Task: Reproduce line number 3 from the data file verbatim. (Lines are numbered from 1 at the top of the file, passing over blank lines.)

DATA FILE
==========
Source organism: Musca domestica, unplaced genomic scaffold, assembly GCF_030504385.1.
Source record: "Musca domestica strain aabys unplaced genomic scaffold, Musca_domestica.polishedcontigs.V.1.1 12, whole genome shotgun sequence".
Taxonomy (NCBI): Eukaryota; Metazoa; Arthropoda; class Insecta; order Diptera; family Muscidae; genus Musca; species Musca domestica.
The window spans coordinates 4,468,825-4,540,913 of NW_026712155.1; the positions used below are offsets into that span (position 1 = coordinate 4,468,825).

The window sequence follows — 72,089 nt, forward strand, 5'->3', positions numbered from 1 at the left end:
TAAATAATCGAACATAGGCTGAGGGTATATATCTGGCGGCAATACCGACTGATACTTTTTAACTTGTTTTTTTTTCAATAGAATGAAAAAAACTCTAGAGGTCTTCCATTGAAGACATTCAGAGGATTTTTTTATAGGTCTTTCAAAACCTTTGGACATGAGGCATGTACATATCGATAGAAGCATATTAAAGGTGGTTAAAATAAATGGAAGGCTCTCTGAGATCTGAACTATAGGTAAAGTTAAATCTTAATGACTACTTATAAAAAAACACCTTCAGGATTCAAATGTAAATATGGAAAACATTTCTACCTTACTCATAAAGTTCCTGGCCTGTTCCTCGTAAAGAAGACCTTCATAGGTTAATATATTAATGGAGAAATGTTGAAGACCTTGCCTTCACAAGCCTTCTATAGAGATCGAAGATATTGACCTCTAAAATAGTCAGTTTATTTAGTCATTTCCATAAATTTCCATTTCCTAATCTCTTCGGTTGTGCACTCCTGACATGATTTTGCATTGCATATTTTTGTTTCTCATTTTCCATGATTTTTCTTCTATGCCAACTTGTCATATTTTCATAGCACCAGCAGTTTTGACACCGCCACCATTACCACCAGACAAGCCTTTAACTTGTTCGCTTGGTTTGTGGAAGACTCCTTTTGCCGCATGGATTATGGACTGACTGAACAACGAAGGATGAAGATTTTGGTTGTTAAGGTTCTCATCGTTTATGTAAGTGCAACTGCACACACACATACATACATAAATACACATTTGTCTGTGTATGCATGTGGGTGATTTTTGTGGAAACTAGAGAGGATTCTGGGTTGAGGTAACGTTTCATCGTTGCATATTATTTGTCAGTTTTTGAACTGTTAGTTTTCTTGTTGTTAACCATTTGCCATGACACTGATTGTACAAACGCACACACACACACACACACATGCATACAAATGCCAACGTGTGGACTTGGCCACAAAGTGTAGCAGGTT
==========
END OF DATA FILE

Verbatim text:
Taxonomy (NCBI): Eukaryota; Metazoa; Arthropoda; class Insecta; order Diptera; family Muscidae; genus Musca; species Musca domestica.